The Italian paradox is that vibrant movements do exist but they are incapable of developing their own solutions, or where they do, they have unable to gain the political support to build on such solutions. It need not always be like this. It only the movements and the left parties could learn to recognise each other’s significance yet keep a mutual distance and act upon their respective ideas, we would already be taking a step forward in the right direction. However in the dynamics of politics and parties, a mimickery seems to prevail, whereby ‘differences’ never truly emerge and parties seem reluctant to distinguish themselves from one another (evidence of the political caste!).
Unless movements learn culturally to let go of government and institutional reference points, they will fail. They risk loosing their connections with society. Without these social roots they will be unable to act as necessary connecting points between society and institutions. Those trade unions who wish to maintain a relationship with the movements, because of a shared outlook, need to safeguard a strong and democratic relationship with the workers that they represent – ensuring that it is the workers who have the final say in the decision-making process. At the same time, we as trade unions must try to build widespread relationships and initiatives with all those who are trying to oppose war, racism and liberalism, in order to come up with alternatives and taking the best from each movement.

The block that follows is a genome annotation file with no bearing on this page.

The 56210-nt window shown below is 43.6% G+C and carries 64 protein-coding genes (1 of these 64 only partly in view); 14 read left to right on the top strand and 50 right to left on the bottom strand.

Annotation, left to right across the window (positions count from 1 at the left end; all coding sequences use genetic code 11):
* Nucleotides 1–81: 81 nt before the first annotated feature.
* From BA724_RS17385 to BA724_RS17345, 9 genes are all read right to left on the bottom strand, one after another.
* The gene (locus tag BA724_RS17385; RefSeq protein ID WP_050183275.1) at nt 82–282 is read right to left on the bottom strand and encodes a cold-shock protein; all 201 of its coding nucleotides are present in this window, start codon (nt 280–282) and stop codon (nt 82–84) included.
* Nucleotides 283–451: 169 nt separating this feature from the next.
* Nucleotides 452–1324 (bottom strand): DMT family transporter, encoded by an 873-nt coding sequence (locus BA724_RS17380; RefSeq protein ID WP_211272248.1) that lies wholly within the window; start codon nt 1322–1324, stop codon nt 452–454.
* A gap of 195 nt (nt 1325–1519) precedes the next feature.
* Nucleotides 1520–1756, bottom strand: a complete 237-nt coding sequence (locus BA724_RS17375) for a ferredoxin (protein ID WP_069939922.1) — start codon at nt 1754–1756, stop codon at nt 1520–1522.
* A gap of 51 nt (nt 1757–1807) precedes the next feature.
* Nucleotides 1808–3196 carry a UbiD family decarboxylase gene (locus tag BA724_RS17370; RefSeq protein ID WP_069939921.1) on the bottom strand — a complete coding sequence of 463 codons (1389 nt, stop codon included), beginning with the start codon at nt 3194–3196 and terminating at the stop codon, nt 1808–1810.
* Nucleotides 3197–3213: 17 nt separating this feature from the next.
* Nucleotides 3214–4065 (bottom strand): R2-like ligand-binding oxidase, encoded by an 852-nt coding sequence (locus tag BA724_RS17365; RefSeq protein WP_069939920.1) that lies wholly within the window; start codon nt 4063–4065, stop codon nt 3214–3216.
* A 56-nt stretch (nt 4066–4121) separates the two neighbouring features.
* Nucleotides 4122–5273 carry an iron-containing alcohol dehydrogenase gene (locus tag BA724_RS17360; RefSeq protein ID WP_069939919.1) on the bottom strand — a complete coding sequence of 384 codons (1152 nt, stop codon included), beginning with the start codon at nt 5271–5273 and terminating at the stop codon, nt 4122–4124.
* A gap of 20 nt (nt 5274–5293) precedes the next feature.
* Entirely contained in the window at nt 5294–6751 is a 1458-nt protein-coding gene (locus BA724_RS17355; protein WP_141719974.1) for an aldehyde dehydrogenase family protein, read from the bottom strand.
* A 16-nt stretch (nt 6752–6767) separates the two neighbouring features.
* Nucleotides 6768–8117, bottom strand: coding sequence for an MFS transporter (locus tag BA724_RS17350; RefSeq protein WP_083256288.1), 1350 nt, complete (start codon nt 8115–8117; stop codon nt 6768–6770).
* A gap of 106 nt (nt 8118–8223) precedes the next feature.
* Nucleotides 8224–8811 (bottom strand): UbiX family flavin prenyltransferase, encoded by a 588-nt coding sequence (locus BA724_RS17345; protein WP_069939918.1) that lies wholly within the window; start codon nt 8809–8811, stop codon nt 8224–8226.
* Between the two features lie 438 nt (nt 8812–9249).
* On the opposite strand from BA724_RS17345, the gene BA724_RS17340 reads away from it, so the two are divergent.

Even at the best of times this is very demanding cultural and practical endeavour. This is why it would have been very useful to have created a solid forum at the national level both before and after the Prodi government. It would have meant a real positive change in the Italian political, social, and cultural landscape. Novelties in this scene are emerging from ‘La Sinistra Arcobaleno’/ ‘Cosa Rossa’, from whom everyone expects, at least, clear objectives. An alternative determined against war, militarism, Vatican fundamentalism, environmental degradation, and instability in the workplace. The party is also expected to protect civil rights, support the interests of the working class, the unemployed, and propose more environmentally conscious policies. We shall see.
#235: Educate, agitate, organise: David Ridley on educational inequality ● Heba Taha on Egypt at 100 ● Independent Sage and James Meadway on two years of Covid-19 ● Eyal Weizman on Forensic Architecture ● Marion Roberts on Feminist Cities ● Tributes to bell hooks and Anwar Ditta ● Book reviews and regular columns ● And much more!
And you choose how much to pay for your subscription...
David Wearing discusses the geopolitical interests at stake and how the left in Britain can meaningfully engage in anti-imperialist struggle today
Le Pen's vote is now more geographically spread than ever before. An insular left needs to look beyond itself to respond, reports Selma Oumari
Victor Orbán’s far-right government in Hungary sees higher education as critical to the consolidation of the ruling Fidesz party’s grip on society. Dorit Geva reports
Dmitri Makarov and Mary Kaldor call for solidarity and dialogue between anti-war movements across the divides of the Cold War
Hannah Proctor explores how political upheaval and historical shifts can change ideas and assumptions about freedom
People cross the channel in small boats because we give them no other choice, says Zrinka Bralo